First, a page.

Prestfelde News


An Inspirational Approach to Learning English

An innovative approach to literacy is finding favour with English teachers across the nation. Talk4Writing is now in use in some 5,000 schools, including Prestfelde School in Shrewsbury.

Reciting stories and poems out loud helps children internalise vocabulary and different language structures.

That is the theory behind the ground-breaking approach to literacy Talk4Writing developed by educational trainer Pie Corbett and now used by around 5,000 schools across the UK.

Prestfelde School, in Shrewbsury, adopted the scheme six years ago. Head of Middle School Catherine Morgan said the approach has been transformative for certain children who do not engage well with traditional English lessons.

She explained that power comes from imitation – children have experienced the language they need for a particular topic, by saying it out loud, before they put pen to paper themselves.

“We found a lot of boys, especially, were struggling to get their ideas down on paper and their writing was not indicative of their true ability,” she said. “Through imitation of language, they learn language features, grammar and structure. These things are embedded in their engagement with the text, rather than doing standalone grammar lessons. They see a real purpose for what they are learning.

“We have seen a dramatic improvement in output since we adopted Talk4Writing. The quality of what the children are now producing is outstanding. It is extremely rewarding for our teachers to see children, who were reluctant writers when they came to us, approaching lessons with enthusiasm and a much more positive attitude.  The approach is inclusive and allows children of all abilities to engage with their learning and make excellent progress.

“Previously, we taught units and lessons which were compartmentalized and lacked context and inclusivity. The progress they are making with Talk4Writing is so much more dramatic, as it brings, reading, writing, speaking, listening and drama together as one.”

The method is a three-pronged approach. Step one is the ‘imitation’ stage, where the children often learn physical movements, supported by a ‘text map’ (pictograms) to help them recall a story or non-fiction piece. Teachers use ‘wow sessions’ to improve engagement with the text; recent text-linked activities have included bathing a woolly Mammoth, hunting for man-eating plants and fairy hunts.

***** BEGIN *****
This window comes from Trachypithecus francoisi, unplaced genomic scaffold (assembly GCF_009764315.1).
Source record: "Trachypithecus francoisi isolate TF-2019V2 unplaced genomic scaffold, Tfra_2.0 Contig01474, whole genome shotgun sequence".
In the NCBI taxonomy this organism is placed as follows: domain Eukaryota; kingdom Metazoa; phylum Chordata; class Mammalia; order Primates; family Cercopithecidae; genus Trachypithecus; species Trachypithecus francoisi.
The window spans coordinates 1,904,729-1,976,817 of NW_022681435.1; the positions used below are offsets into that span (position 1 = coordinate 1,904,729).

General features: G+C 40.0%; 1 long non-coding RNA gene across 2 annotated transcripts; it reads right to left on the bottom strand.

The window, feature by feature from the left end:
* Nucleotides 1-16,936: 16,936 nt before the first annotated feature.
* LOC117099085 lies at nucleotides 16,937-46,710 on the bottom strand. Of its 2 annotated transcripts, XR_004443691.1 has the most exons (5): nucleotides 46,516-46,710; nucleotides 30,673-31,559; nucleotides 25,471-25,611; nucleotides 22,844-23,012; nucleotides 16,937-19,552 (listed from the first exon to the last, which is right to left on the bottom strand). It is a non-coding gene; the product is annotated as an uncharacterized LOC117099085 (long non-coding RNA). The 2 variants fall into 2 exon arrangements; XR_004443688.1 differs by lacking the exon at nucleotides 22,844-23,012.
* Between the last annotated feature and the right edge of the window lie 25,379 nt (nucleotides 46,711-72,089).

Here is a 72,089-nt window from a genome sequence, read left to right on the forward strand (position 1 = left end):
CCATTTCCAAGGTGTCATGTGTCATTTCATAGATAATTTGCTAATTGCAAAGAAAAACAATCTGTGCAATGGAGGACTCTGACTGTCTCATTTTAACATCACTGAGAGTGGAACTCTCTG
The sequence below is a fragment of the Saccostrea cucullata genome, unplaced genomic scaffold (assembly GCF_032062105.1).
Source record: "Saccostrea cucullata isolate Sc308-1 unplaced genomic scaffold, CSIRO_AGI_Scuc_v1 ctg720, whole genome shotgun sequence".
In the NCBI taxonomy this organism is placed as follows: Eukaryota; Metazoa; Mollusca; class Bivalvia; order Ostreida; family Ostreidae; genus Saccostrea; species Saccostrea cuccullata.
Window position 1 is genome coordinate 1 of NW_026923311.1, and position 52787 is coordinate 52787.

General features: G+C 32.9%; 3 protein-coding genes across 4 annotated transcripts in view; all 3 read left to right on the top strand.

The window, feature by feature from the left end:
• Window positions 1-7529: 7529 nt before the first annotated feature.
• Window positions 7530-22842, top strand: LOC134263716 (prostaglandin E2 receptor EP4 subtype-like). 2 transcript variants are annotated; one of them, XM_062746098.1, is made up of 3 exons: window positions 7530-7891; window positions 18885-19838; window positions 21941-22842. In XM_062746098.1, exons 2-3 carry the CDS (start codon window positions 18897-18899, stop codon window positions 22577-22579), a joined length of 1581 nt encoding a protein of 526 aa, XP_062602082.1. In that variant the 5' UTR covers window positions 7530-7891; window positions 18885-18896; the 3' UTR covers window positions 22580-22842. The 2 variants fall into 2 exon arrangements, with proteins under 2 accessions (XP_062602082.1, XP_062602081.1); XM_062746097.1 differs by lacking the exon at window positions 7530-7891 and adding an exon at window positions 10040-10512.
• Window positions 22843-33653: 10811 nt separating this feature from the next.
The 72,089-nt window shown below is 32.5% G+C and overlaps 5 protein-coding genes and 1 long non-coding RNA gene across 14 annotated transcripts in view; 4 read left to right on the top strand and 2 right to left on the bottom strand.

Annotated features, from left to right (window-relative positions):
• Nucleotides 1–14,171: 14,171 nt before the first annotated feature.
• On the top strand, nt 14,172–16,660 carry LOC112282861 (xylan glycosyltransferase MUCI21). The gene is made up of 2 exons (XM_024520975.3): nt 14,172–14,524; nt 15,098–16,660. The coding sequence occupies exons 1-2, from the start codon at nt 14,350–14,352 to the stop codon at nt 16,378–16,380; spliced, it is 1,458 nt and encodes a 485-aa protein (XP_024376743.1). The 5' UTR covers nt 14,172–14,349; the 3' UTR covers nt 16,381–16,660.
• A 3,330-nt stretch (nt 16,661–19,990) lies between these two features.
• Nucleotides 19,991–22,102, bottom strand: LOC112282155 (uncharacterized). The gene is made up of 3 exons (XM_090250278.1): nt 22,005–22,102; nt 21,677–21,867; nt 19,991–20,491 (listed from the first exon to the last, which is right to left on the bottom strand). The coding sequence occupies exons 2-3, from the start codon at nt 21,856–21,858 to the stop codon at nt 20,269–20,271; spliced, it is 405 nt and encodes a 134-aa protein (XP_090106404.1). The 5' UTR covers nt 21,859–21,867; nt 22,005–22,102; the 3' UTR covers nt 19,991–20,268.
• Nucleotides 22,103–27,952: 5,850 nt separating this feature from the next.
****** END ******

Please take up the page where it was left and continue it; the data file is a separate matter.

“The pupils are so engaged at this age, part of them really believes the imitation activities are real!” Cath said.

Step two, the ‘innovation’ phase, sees children using the exemplar text as a prompt for to create a piece of shared writing, before attempting their own. “At this stage, we will have a concrete focus on certain textual features,” Cath explained. 

Teachers write their own text using the progression document from Talk4Writing, including the features they want children to learn and use. Pupils highlight these during daily shared writing sessions.  They then use planning grids to talk the text through with a talk partner.

“This is a vital step,” Cath said. “It allows pupils to talk before they write.”

Next, pupils will assess their own finished writing using ‘toolkits’, marking off the features they have used.  They also peer assess, by reading a partner’s work and feeding back on what went well and what might be improved. 

“Our more able students plan their own toolkits so it isn’t too prescriptive,” Cath said. “The last thing we want is for the whole class to produce the same, regurgitated piece. Teachers work with pupils who are struggling with a particular feature, in small groups, helping them to grow in confidence.”

At the final invention/application stage, pupils are expected to independently plan (using boxing up) and write a story or cross-curricular non-fiction piece such as a discussion text or set of instructions.  Teachers will start pupils off by engaging them in the task with a short film clip, a picture, music or set of images.  Keeping with the Talk4Writing approach, children talk through their ideas first, with a talk partner, before they begin their writing.  These independent pieces are used to track pupil progress and are moderated by staff on a regular basis.

“It’s hard work to get Talk4Writing embedded in a school,” Cath admitted “It involves a lot of work for teachers, but they love it because pupil engagement is excellent and teachers are constantly seeing progress.”

For more information visit

  • Facebook